Flowers #5030B, 5030D & 5031B

December 28, 2013

As the part of planet Earth in which I reside is in the midst of a somewhat severe winter, even though officially the winter season had begun just a week ago, I had no plans on posting any more photographs of flowers until the first signs of spring.  My plans were to post some older black & whites and a concert or two in the coming months.  However, that all changed when I saw the original images of these three photos while sorting through the nearly 15,000 photographs of flowers that I had taken earlier in the year, having bought in June my first new camera in thirty-three years.

I decided to post these photos now as to not take the chance that I would overlook them at a later date.  These images were some of the last that I had shot in the fall.  If memory serves me, these were shot somewhat late in the evening, and being a dark flower (a Lily, I believe), the other photos of this plant did not survive the initial review of that day’s photographs and were deleted from the memory card.

Something about these images caught my eye.

Steven H. Spring

Wilson Chapel At Christmas #22B.

Wilson Chapel At Christmas #22B

December 24, 2013

Wilson Chapel, located just down the road from the farmhouse in my Plattsburg Farm photos.  I shot a lot of photographs of the chapel, sometimes right after a blizzard, late at night.  I would shoot right outside my back porch, poking a zoom lens around the corner of the porch.

There would be complete silence, except of course for the howling of the wind.  Or maybe the girls, Dakota and Arizona, my two red Dobermans, playing in the snow.

If you liked this photograph, check out my two farmhouse shots, Plattsburg Farm At Christmas #19F & 23B.

Steven H. Spring

When HD Television Is Good, It Is Very Good…However, When It Is Bad, It Is Terrible

December 23, 2013

While reading my local newspaper this past Saturday morning, one item in that night’s TV listing caught my attention.  It seemed that PBS television was rebroadcasting a 1978 Austin City Limits show featuring Tom Waits.  Over the past decade, PBS has reaired this show about a half dozen times; one of the very few Austin City Limits shows that enjoys the distinction of being rebroadcast, not counting the summer repeats of each season’s shows.  The only other shows that comes to mind are the two Stevie Ray Vaughan shows.  Tom Waits gives quite an incredible performance.  I have seen this show maybe five times, and the only disappointment is the quality of picture on my HD television.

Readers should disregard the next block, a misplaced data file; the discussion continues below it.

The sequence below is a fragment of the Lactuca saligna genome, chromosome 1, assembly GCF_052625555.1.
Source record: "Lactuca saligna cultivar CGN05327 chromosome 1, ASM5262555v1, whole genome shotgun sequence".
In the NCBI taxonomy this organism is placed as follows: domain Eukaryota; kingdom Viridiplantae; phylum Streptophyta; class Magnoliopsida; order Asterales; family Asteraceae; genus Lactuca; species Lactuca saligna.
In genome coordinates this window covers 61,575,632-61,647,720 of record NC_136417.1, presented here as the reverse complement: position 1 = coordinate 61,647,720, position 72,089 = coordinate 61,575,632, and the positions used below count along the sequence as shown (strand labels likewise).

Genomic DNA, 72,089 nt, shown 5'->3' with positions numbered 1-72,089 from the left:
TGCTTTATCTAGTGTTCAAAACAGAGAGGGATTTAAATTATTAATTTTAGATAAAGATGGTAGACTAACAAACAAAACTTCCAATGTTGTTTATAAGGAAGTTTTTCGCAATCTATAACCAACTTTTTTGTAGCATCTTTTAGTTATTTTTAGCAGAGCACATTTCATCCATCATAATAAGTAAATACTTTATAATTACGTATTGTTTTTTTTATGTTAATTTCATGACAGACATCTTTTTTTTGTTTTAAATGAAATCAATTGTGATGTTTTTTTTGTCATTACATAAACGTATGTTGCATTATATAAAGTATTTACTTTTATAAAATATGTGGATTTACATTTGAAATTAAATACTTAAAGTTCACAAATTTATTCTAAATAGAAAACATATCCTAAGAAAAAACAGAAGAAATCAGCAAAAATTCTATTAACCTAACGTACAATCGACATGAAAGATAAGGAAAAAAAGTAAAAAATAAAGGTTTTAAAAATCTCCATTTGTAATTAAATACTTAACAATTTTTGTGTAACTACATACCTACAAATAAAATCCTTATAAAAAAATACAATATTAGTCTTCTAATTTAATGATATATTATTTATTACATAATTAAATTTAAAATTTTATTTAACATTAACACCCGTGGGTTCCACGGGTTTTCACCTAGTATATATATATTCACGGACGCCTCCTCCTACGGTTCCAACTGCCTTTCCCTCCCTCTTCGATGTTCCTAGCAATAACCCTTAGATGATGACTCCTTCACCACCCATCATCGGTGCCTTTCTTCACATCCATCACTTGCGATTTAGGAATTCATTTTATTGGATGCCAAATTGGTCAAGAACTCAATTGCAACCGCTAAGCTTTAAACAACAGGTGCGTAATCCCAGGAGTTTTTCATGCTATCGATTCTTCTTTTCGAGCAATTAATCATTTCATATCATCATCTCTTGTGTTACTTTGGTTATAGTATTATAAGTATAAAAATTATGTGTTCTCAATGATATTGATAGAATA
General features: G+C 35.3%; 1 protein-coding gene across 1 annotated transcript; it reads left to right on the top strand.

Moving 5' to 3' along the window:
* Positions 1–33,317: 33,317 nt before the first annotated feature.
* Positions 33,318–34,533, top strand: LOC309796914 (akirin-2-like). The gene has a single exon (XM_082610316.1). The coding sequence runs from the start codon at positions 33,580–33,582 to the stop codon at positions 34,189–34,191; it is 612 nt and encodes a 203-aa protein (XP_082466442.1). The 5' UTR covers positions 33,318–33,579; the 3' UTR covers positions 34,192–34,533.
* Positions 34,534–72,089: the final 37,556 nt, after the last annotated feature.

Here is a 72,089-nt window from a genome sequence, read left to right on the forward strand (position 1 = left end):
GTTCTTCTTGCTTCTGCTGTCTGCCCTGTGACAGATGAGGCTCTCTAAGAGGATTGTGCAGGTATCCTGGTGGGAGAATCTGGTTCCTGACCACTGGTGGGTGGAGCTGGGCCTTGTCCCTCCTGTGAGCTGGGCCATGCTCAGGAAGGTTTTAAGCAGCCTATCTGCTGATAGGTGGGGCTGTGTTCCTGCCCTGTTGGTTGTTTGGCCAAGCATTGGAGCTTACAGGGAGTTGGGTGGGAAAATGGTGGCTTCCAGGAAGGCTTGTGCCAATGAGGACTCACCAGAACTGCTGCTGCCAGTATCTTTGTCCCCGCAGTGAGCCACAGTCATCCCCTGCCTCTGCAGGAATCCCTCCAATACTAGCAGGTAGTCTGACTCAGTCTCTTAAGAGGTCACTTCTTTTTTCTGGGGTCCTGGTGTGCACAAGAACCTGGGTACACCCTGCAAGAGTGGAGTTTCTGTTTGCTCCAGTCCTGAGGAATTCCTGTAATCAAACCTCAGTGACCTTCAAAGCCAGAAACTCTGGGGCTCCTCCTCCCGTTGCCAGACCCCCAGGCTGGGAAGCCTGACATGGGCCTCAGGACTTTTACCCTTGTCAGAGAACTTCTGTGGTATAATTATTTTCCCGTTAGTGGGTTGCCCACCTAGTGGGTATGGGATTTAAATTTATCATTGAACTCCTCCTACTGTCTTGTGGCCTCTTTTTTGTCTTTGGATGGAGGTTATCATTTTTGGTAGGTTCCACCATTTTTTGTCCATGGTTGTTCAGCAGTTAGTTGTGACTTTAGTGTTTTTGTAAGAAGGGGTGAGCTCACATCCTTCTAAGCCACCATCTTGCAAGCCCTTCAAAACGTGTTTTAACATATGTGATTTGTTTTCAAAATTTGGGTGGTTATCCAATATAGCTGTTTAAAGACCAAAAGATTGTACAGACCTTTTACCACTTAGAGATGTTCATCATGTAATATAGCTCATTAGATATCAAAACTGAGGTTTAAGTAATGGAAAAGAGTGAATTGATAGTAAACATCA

Waits performance was somewhat dimly light, and we all know that HD images always seem to have pixelation problems with dark colors, even in the most highest of definitions.  However, the newspaper mentioned that the Waits show has been remastered.  This gave me hope, although I was not sure if it was only the audio that had been remastered or the video as well.

Come the midnight hour, when the broadcast was finally starting on my local public television channel, my hope soon gave way to disappoint as soon as Waits starts this performance with a bluesy number as some cat with a sax is wailing away beneath a street lamppost.   Not only was the quality terrible on my HD television, but most likely to keep the image in its original format, PBS had about three inches of blurred images on either side to the picture, which only made the quality factor even more prevalent.  If this was done to give viewers the best image possible, which I assume was their intention, PBS should have left the sides black, much like a certain classic movie channel does, presenting their movies in letterbox format, if necessary.  Needless to say, I was terribly disappointed.

As I am usually in bed by midnight, I figured there is no use staying up to watch such a terrible picture and got ready for bed.  However, this is when I discovered something truly amazing.  Turning on the twenty-year-old analog set in my bedroom, I turned the channel to PBS to see what Waits looked like on that TV.  Unbelievably, the picture was perfect.

If televisions are so smart now days, why aren’t they programmed to realize the show I’m watching is an old, analog program and the TV should switch automatically from a digital signal to analog?  If I can figure a solution to this dilemma myself, why can’t the engineers who design TVs do so?

Steven H. Spring

Plattsburg Farm At Christmas #19F.

Plattsburg Farm At Christmas #19F

December 20, 2013